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Afghan and Rwandan Women Entrepreneurs Seek Peace through Business

by Dr. Terry Neese

July 21, 2011

Rwandan women now boast the highest percentage of women in government of any country in the world. In fact, since the 1994 genocide of nearly 800,000 Rwandans, the majority of the country's population is composed of women. These women are the breadwinners, the business owners and the government officials responsible for rebuilding the nation.

"PEACE THROUGH BUSINESS" was formed in 2007 to promote international peace and facilitate local economic stability for women who have suffered oppression and marginalization, and whose homelands have been devastated by war, genocide and poverty. "PEACE THROUGH BUSINESS" grew out of the Institute for Economic Empowerment of Women (IEEW), which is now celebrating five years of empowering women globally. The institute holds to the fundamental belief that, "When you educate a woman, you educate a nation."

This summer, the organization is continuing its tradition of providing business education, empowerment and sisterhood to Rwandan, Afghan and American women business entrepreneurs through a unique training program both in the women's home countries and the U.S.

In the "PEACE THROUGH BUSINESS" program, 30 women from Afghanistan and Rwanda first complete eight weeks of business education in their own countries. The women's trades are far-ranging: they own businesses in TV production, cell phone distribution, dressmaking, and even in mushroom farming. The top 15 students from each country then come to the U.S. to take part in the Leadership Development phase of the program. Business owners from around the United States volunteer their time, talent and homes to mentor the Afghan and Rwandan entrepreneurs. While here, the Afghan and Rwandan women receive intense business training at Northwood University's campus just outside of Dallas.

The women entrepreneurs then spend one week living and working throughout the U.S. with American business owners who practice their same trade. During this mentorship week, the U.S. business owners share their professional knowledge. More importantly, they impart the essential tools for success that they have experienced in their own lives: career-family balance, political activism and perseverance through tough economic times. In turn, many mentors have reported receiving so much more from the Afghan and Rwandan women than they were able to give. The uplifting, although sometimes horrifying, stories of courage, determination and triumph give the mentors new insight and a renewed appreciation for being an American woman. In the end, participants learn that we all struggle to do the best for work and family, no matter the country where we live.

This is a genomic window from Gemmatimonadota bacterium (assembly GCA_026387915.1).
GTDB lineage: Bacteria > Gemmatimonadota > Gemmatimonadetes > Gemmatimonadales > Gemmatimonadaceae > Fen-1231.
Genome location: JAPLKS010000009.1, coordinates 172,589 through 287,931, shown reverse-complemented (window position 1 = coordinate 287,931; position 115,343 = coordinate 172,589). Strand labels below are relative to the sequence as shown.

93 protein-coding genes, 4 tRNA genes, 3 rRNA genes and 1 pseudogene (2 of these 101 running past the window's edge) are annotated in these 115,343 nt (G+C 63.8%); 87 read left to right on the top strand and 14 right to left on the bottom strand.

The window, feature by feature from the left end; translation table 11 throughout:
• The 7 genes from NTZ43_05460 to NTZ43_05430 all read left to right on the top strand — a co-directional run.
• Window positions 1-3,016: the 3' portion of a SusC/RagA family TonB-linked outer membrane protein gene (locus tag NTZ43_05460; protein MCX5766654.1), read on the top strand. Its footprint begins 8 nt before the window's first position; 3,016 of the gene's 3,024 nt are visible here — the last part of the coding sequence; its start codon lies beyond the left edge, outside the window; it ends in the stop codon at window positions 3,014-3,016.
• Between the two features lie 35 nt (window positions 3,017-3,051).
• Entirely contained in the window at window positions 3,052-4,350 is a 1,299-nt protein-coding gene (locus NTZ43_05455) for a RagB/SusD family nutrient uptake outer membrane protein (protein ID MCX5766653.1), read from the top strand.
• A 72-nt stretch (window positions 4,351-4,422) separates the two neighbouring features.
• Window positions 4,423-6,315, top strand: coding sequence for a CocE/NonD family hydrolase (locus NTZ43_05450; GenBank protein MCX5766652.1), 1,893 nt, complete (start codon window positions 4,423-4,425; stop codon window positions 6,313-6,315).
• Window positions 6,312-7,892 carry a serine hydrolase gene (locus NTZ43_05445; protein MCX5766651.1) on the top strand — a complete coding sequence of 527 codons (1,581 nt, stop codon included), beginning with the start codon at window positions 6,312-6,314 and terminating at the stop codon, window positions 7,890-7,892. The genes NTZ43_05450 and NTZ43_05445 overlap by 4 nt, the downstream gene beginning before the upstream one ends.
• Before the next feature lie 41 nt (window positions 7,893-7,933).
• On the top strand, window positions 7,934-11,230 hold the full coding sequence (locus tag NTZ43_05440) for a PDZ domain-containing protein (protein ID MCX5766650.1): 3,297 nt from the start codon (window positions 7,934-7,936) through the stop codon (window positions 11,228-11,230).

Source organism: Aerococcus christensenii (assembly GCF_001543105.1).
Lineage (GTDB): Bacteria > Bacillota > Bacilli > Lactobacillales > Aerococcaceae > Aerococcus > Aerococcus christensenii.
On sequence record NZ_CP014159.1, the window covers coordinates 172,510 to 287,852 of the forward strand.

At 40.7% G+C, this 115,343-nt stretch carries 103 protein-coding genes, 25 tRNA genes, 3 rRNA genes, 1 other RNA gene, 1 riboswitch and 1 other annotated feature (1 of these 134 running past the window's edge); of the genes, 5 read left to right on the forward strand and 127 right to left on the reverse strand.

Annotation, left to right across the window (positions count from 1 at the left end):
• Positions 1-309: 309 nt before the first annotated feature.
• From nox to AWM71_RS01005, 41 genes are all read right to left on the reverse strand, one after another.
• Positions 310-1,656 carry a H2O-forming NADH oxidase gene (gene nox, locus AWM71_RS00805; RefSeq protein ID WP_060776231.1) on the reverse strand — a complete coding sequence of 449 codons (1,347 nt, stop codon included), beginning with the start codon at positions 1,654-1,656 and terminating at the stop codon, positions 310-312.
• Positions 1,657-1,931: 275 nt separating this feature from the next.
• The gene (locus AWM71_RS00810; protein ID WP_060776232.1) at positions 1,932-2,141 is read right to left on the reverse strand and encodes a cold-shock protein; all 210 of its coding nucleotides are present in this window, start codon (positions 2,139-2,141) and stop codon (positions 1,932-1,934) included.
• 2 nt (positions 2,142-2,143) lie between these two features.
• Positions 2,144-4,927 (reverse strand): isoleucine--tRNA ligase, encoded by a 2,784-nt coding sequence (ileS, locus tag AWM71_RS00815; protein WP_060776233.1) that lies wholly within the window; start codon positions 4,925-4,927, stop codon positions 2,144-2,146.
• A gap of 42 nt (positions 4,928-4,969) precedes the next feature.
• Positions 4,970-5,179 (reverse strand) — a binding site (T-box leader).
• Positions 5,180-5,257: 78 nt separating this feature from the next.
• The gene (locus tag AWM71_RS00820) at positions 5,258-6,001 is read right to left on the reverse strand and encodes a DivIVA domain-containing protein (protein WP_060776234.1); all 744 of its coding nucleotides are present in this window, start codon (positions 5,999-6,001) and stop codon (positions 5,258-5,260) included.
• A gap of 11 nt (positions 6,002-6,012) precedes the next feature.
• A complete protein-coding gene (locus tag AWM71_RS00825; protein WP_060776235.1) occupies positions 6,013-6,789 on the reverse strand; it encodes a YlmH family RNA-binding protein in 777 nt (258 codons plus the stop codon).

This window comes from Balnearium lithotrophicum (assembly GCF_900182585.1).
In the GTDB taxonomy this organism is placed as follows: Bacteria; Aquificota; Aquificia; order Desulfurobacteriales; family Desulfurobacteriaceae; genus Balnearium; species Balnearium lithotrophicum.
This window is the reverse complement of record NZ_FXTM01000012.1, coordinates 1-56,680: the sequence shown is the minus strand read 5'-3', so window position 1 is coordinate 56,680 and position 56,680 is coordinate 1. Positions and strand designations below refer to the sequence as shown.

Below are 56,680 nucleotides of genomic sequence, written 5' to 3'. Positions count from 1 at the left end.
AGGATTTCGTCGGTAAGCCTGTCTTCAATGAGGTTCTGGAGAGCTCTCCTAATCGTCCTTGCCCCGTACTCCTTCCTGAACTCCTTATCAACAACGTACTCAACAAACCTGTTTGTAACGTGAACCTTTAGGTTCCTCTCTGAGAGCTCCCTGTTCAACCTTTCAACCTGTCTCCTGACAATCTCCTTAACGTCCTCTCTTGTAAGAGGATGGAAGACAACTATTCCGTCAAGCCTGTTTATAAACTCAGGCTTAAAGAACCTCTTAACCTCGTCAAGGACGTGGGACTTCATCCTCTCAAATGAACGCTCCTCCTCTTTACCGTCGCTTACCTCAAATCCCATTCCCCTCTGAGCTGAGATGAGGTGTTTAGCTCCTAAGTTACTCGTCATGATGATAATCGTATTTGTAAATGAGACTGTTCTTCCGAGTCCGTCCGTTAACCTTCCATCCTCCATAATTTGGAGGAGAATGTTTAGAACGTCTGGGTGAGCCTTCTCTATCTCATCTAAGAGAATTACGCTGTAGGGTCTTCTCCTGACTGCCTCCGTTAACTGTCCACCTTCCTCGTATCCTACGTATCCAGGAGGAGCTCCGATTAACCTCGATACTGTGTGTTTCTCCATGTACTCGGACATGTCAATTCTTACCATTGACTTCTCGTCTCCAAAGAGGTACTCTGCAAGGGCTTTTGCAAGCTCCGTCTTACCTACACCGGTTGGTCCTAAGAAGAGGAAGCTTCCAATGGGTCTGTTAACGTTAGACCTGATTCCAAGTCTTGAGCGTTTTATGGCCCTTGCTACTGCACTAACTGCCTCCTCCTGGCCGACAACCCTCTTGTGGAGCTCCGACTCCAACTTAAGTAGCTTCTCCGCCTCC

The U.S. phase of the program wraps up with the International Women's Economic Summit at Georgetown University in Washington D.C. in late July. There, the women will showcase their experiences and network with members of the U.S. Congress, the Afghan and Rwandan Ambassadors to the Unites States, prominent business owners, CEOs and think-tank professionals from around the globe. This phase of the program acknowledges that women who do not have a keen understanding of the politics that govern their lives are in danger of allowing those politics to control their lives.

In previous years, the program graduated two Afghan women who returned home to Afghanistan to run for parliament. It is rare for a woman to own a business in Afghanistan; until recently, it was lethal. Under the Taliban regime women and girls risked severe punishment for basic tasks like working or attending school. Although the country still has a long way to go in upholding women's rights, each small step forward is a step towards peace and the Afghan woman's eventual equality. As Secretary of State, Hillary Rodham Clinton reported in her June 23, 2011 testimony before the Senate Foreign Relations Committee, "Under the Taliban, only 900,000 boys and no girls were enrolled in schools. By 2010, 7.1 million students were enrolled, and nearly 40 percent of them girls. Afghan women have used more than 100,000 microfinance loans."

Afghanistan is taking small steps towards peace and stability. The Institute for Economic Empowerment of Women is helping them to achieve those goals, one woman at a time.

"PEACE THROUGH BUSINESS" has graduated over 200 women to date and 85 percent of its graduates are still leading thriving businesses today. The tremendous success of the program aligns with my philosophy that democracy has a better chance of flourishing when a country is economically sound and that economically stable societies have a much greater capacity for peace. The best way I know to enrich an economy is to empower its women.

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Dr. Terry Neese is the Founder/CEO of the Institute for Economic Empowerment of Women and a member of the U.S.-Afghan Women's Council, created in 2002 by President's George W. Bush and Eklil Karzai.

Also see Photo Essay: Women and Girls in Conflict Zones by Ann Jones; Curated by Linda Stein in this edition of On The Issues Magazine.

See "Gender Values: The Costs of War" by Susan Feiner in this edition of On The Issues Magazine.


gabi posted: 2011-07-28 17:01:07

Empowerment is key to economic independence for women and growth for these communities. Great piece!

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